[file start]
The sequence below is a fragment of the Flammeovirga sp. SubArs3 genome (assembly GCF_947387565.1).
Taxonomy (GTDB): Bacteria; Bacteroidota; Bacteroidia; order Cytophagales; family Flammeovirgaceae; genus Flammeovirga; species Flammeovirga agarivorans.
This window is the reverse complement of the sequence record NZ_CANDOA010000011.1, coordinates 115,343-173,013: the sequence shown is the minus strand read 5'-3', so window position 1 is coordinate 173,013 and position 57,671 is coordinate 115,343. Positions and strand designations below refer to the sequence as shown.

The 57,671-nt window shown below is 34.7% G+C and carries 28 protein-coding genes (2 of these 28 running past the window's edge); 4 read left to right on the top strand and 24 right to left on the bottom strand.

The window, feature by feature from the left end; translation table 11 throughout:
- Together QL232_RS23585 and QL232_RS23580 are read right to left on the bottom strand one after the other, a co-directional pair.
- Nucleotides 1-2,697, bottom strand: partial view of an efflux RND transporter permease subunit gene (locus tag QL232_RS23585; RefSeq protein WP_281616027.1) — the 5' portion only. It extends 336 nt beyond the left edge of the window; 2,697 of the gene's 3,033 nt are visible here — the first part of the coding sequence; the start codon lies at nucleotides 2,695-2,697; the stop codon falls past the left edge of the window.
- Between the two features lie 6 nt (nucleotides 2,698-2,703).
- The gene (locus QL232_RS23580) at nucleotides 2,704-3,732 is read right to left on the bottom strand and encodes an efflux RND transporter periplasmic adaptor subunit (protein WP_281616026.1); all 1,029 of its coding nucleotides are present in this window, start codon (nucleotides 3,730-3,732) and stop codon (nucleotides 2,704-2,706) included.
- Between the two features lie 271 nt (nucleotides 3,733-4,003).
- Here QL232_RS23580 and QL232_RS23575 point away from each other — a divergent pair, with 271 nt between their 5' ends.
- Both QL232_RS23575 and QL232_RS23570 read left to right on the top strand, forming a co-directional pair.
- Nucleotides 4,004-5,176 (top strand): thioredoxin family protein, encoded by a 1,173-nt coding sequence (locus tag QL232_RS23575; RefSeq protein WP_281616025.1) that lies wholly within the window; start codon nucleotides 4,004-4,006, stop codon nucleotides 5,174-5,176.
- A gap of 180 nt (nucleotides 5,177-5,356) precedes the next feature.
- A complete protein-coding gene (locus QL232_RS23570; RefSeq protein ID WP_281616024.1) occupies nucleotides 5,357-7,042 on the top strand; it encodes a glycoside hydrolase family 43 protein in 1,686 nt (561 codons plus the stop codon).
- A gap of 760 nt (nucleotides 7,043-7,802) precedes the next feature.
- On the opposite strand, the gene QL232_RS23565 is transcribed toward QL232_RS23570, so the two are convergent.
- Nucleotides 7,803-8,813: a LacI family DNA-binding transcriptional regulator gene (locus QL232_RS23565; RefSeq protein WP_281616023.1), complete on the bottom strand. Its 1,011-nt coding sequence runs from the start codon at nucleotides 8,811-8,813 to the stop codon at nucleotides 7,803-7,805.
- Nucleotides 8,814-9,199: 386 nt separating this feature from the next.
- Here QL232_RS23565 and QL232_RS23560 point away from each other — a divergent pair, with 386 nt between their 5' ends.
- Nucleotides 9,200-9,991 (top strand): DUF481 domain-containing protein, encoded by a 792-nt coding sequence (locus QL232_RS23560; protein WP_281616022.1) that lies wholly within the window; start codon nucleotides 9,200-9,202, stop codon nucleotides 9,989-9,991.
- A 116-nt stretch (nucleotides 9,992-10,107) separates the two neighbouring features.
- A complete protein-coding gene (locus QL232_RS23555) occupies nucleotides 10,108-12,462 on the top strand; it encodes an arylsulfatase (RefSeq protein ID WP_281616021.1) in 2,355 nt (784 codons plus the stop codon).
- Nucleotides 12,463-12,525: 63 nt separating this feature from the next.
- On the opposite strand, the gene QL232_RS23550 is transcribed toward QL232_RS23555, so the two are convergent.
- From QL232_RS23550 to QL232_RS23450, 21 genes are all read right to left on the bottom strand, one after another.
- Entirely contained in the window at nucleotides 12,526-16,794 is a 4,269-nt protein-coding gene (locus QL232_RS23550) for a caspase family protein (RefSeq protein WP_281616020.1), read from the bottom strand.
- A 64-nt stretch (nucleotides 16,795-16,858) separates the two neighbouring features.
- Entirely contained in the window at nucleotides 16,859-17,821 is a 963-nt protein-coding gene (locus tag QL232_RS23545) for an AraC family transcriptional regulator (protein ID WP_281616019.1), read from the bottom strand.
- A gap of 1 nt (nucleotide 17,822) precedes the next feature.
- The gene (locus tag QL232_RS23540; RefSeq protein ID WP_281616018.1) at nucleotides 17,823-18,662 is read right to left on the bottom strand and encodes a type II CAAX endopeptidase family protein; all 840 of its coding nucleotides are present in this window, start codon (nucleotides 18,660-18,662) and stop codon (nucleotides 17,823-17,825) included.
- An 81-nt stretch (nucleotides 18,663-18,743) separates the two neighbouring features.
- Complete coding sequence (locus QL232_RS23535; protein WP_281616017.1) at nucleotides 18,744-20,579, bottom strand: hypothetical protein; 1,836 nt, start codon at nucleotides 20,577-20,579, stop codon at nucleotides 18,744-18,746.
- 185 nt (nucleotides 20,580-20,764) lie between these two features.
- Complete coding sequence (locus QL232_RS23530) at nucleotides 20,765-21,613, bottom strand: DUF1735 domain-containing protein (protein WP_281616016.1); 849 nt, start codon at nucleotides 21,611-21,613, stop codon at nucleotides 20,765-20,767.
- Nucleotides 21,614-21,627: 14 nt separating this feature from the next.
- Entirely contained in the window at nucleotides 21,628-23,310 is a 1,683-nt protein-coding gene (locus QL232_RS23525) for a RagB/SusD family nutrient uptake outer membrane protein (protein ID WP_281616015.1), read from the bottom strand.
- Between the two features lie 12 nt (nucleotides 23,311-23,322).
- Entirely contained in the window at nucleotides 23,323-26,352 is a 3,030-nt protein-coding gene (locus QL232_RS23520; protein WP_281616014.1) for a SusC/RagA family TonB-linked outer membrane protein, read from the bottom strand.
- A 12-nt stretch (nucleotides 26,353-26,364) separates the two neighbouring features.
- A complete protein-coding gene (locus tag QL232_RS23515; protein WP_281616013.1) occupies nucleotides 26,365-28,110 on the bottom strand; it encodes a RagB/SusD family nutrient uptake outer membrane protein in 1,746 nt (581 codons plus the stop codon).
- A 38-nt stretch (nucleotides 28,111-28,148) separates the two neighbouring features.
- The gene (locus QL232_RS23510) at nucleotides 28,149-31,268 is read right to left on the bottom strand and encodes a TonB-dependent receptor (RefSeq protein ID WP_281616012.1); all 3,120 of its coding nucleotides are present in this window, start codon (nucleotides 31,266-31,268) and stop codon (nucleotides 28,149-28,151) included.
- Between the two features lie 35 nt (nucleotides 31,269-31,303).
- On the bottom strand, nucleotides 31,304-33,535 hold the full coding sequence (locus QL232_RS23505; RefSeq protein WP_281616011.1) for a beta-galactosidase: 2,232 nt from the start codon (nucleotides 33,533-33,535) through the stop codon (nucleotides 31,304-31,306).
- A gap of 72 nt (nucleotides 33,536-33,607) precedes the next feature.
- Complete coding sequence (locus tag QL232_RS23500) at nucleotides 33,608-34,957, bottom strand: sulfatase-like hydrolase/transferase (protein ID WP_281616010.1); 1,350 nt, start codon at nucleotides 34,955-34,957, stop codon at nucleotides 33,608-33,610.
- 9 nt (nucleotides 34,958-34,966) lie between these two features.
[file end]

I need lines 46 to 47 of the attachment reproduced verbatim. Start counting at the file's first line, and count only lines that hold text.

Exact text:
- A gap of 72 nt (nucleotides 33,536-33,607) precedes the next feature.
- Complete coding sequence (locus tag QL232_RS23500) at nucleotides 33,608-34,957, bottom strand: sulfatase-like hydrolase/transferase (protein ID WP_281616010.1); 1,350 nt, start codon at nucleotides 34,955-34,957, stop codon at nucleotides 33,608-33,610.